A feature article on saxophone player Kenny Garrett in the September Downbeat surprised me with its headline, "Get Up & Dance."
I'd associated Garrett with cerebral jazz as uninviting to dancing as a classical symphony. As the article said, Garrett between 1996 and 2008 issued album-length tributes to John Coltrane, Charlie Parker and Miles Davis, with whom he played for five years.
Moving away from the be-bop and post be-bop intellectualism especially associated with Coltrane and Davis, Garrett has released a new album, "Do Your Dance," with numbers that invite listeners to rise and move their bodies.
Audiences at Garrett's concerts now spontaneously dance in the aisles to numbers such as "Wayne's Thing," a tribute to Wayne Shorter, and "Happy People," which honors Herbie Hancock, the article said.
A feature in the same issue on Cuban conga player and singer Pedrito Martinez and his quartet's new album "Habana Dreams" highlighted that dancing is the main element of his concerts. That might be expected from the Latin rhythms of a a musician like Martinez, but I was still struck by the emphasis on dancing and how Latin-based rhythmic music has gained a greater influence over mainstream jazz.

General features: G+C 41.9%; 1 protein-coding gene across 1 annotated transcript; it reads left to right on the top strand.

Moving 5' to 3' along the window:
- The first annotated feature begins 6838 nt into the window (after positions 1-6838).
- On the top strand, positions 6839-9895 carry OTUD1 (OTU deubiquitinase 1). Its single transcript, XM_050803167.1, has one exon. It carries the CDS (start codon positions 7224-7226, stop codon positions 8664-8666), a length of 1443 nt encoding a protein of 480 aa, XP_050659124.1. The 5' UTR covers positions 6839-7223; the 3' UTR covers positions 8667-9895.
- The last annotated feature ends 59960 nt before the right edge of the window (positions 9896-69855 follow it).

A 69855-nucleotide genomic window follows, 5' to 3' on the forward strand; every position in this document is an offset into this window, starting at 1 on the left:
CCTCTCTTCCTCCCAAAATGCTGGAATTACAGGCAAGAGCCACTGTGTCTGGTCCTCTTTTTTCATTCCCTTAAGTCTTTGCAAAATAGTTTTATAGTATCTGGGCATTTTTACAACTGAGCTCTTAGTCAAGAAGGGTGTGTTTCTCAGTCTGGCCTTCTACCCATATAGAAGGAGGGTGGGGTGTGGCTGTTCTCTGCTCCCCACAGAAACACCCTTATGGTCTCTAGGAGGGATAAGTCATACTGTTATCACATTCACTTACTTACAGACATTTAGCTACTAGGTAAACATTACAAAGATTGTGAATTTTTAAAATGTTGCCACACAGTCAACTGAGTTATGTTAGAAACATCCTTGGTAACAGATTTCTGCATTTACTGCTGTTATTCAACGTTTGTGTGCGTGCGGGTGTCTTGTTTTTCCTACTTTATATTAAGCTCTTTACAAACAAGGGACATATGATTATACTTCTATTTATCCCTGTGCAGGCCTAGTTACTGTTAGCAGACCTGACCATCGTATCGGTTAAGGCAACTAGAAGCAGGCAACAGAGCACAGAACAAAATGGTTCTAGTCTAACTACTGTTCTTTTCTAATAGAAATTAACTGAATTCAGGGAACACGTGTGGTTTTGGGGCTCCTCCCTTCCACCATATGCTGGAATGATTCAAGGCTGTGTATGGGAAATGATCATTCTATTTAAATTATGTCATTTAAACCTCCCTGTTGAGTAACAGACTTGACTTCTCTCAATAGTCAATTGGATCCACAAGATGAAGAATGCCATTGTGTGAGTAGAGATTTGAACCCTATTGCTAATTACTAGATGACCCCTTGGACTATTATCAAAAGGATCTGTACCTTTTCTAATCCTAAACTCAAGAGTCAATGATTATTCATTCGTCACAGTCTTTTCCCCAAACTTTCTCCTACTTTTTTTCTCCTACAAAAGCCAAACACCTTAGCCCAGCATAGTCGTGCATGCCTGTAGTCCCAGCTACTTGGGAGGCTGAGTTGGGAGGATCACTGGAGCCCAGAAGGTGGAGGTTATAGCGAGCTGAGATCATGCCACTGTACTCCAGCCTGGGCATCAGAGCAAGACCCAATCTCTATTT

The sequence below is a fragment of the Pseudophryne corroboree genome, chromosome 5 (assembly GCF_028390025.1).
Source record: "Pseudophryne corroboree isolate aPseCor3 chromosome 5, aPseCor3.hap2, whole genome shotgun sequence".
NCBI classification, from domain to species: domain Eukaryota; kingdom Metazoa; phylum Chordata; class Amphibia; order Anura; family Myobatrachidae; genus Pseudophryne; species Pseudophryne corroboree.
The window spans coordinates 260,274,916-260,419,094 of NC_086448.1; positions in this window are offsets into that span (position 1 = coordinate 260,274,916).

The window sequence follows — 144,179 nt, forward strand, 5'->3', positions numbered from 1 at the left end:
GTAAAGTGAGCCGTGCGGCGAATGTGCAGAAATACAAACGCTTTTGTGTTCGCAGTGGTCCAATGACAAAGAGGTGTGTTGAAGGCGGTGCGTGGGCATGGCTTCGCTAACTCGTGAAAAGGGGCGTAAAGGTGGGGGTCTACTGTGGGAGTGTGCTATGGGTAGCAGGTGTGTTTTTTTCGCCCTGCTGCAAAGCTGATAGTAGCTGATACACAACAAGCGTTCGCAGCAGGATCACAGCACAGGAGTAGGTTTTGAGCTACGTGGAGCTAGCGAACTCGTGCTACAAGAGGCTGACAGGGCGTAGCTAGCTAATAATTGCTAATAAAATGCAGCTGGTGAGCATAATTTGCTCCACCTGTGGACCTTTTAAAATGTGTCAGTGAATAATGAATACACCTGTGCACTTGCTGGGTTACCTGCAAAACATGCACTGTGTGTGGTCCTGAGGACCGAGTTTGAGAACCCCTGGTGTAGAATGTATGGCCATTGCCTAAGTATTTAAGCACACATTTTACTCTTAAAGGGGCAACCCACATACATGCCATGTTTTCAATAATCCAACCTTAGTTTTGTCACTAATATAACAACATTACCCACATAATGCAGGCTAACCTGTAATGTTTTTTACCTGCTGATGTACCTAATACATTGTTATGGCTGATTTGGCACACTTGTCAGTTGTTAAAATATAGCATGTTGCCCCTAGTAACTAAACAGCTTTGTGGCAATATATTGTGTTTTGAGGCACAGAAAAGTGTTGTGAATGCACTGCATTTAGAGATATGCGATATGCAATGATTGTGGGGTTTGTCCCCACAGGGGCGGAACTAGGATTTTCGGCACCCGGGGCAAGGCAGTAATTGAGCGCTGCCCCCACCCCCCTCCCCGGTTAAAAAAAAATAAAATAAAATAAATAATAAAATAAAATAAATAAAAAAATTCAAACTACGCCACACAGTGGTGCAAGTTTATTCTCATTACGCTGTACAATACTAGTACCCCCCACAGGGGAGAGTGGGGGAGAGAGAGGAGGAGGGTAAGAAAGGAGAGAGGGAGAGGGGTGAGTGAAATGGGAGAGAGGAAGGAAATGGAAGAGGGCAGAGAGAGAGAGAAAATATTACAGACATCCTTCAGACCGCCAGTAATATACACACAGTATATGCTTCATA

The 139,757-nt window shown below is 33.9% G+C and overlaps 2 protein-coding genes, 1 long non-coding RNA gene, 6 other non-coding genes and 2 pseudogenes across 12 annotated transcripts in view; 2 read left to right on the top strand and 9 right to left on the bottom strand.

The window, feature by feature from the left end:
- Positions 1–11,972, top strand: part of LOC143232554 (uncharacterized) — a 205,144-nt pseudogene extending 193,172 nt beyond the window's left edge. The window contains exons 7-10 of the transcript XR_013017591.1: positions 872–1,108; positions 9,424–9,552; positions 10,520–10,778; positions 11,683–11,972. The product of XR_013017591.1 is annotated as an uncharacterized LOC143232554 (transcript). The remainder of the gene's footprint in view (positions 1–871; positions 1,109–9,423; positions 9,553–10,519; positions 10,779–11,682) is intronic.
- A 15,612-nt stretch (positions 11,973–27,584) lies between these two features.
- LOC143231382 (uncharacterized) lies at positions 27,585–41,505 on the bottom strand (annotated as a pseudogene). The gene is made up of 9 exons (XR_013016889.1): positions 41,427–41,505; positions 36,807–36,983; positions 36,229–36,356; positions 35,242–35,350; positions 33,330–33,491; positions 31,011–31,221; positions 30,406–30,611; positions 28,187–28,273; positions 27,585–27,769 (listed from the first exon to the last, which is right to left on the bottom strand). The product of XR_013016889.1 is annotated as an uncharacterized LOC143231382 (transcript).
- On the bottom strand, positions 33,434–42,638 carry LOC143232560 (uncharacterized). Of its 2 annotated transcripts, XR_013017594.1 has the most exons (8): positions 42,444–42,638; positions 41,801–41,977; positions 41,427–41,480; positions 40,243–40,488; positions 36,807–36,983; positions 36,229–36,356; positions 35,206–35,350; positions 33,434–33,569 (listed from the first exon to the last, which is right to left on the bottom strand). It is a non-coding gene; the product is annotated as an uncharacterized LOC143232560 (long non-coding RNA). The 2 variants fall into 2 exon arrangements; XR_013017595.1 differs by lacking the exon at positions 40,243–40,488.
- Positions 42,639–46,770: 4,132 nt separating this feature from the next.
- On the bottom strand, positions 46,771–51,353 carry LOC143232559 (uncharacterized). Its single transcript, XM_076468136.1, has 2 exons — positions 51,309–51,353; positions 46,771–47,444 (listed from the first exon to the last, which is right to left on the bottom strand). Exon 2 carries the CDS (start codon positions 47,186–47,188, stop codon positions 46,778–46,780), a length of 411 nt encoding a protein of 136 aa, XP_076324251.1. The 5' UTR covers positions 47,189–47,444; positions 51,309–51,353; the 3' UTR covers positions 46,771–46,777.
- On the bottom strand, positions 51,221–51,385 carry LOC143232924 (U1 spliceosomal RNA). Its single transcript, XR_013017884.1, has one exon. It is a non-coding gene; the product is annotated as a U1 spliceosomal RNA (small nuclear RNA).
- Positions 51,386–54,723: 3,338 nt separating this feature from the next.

New Orleans jazz began as dance music, with Buddy Bolden and other musicians packing sweltering halls with frenzied dancers. The music later split into a more popular, danceable swing with big bands led by Benny Goodman, Count Basie and other popular leaders and the more cerebral music of Charlie Parker and others in which the main pleasure was listening, although cool hipsters liked to sway in their seats and snap their fingers.
Musicians like Duke Ellington bridged the gap. While black bands like Basie's developed swing at a high level, the sound became more watered down for white audiences with leaders like Glenn Miller.
Now, based on the two Downbeat articles, jazz musicians appear headed more and more toward the music's dancing roots.
On a related note, a Wall Street Journal article this week on the Americana awards in Nashville noted that the genre now encompasses soul and rhythm & blues as well as traditional country. The music of Al Green, Otis Redding and the Staples Singers is seen as having roots in a simpler, less urbanized music as much as that of country-influenced artists like Jason Isbell and Chris Stapleton.
Boundaries grow ever more fluid, with younger players fusing jazz, rock, soul and hip-hop and turning back to old-time string bands, ragtime, urban and country blues, stride piano and the danceable, risqué jazz of 1930s honky tonks and roadhouses.
I was amused by a Downbeat ad for an October jazz festival in Clearwater, Fla. that will feature acts like Daryl Hall, Kool & the Gang and the Commodores along with Trombone Shorty & Orleans Avenue, the Mavericks and the Preservation Hall Jazz Band.